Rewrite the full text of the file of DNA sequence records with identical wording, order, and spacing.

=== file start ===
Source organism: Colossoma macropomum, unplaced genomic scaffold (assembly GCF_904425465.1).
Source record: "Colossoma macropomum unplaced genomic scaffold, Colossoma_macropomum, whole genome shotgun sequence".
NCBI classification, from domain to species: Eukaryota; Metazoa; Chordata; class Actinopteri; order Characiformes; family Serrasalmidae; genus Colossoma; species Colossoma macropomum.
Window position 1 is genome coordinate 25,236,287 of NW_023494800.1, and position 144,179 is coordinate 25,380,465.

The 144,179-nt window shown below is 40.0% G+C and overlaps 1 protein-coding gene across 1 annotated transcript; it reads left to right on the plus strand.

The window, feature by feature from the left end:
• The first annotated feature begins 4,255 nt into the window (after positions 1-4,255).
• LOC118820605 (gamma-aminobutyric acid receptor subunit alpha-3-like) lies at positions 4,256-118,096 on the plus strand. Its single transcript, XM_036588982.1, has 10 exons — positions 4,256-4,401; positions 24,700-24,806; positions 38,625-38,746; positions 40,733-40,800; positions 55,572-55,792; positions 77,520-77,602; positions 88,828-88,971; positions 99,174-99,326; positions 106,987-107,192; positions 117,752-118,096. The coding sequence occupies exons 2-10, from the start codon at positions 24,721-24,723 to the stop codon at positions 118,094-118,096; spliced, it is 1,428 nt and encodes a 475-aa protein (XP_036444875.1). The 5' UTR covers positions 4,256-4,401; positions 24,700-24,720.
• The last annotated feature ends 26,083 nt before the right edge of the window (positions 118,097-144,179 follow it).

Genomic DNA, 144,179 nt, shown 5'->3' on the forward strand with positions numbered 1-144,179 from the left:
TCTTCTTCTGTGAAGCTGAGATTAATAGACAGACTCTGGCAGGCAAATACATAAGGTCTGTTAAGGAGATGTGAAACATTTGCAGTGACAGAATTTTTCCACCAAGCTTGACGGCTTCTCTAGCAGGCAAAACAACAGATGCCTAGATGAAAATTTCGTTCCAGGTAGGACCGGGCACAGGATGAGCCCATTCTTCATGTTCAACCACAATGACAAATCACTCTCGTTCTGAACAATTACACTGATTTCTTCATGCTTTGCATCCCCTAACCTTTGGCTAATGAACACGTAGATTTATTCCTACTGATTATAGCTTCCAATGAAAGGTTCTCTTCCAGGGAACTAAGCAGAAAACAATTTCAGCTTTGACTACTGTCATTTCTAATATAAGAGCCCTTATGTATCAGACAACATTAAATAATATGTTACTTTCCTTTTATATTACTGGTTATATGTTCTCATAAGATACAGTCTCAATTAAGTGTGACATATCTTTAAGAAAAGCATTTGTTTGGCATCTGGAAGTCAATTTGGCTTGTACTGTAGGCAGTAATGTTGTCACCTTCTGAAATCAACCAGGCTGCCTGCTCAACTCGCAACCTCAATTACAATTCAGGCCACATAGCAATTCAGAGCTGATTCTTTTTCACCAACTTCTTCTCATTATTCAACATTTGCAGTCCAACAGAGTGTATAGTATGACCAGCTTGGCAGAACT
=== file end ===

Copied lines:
Source organism: Colossoma macropomum, unplaced genomic scaffold (assembly GCF_904425465.1).
Source record: "Colossoma macropomum unplaced genomic scaffold, Colossoma_macropomum, whole genome shotgun sequence".
NCBI classification, from domain to species: Eukaryota; Metazoa; Chordata; class Actinopteri; order Characiformes; family Serrasalmidae; genus Colossoma; species Colossoma macropomum.
Window position 1 is genome coordinate 25,236,287 of NW_023494800.1, and position 144,179 is coordinate 25,380,465.

The 144,179-nt window shown below is 40.0% G+C and overlaps 1 protein-coding gene across 1 annotated transcript; it reads left to right on the plus strand.

The window, feature by feature from the left end:
• The first annotated feature begins 4,255 nt into the window (after positions 1-4,255).
• LOC118820605 (gamma-aminobutyric acid receptor subunit alpha-3-like) lies at positions 4,256-118,096 on the plus strand. Its single transcript, XM_036588982.1, has 10 exons — positions 4,256-4,401; positions 24,700-24,806; positions 38,625-38,746; positions 40,733-40,800; positions 55,572-55,792; positions 77,520-77,602; positions 88,828-88,971; positions 99,174-99,326; positions 106,987-107,192; positions 117,752-118,096. The coding sequence occupies exons 2-10, from the start codon at positions 24,721-24,723 to the stop codon at positions 118,094-118,096; spliced, it is 1,428 nt and encodes a 475-aa protein (XP_036444875.1). The 5' UTR covers positions 4,256-4,401; positions 24,700-24,720.
• The last annotated feature ends 26,083 nt before the right edge of the window (positions 118,097-144,179 follow it).

Genomic DNA, 144,179 nt, shown 5'->3' on the forward strand with positions numbered 1-144,179 from the left:
TCTTCTTCTGTGAAGCTGAGATTAATAGACAGACTCTGGCAGGCAAATACATAAGGTCTGTTAAGGAGATGTGAAACATTTGCAGTGACAGAATTTTTCCACCAAGCTTGACGGCTTCTCTAGCAGGCAAAACAACAGATGCCTAGATGAAAATTTCGTTCCAGGTAGGACCGGGCACAGGATGAGCCCATTCTTCATGTTCAACCACAATGACAAATCACTCTCGTTCTGAACAATTACACTGATTTCTTCATGCTTTGCATCCCCTAACCTTTGGCTAATGAACACGTAGATTTATTCCTACTGATTATAGCTTCCAATGAAAGGTTCTCTTCCAGGGAACTAAGCAGAAAACAATTTCAGCTTTGACTACTGTCATTTCTAATATAAGAGCCCTTATGTATCAGACAACATTAAATAATATGTTACTTTCCTTTTATATTACTGGTTATATGTTCTCATAAGATACAGTCTCAATTAAGTGTGACATATCTTTAAGAAAAGCATTTGTTTGGCATCTGGAAGTCAATTTGGCTTGTACTGTAGGCAGTAATGTTGTCACCTTCTGAAATCAACCAGGCTGCCTGCTCAACTCGCAACCTCAATTACAATTCAGGCCACATAGCAATTCAGAGCTGATTCTTTTTCACCAACTTCTTCTCATTATTCAACATTTGCAGTCCAACAGAGTGTATAGTATGACCAGCTTGGCAGAACT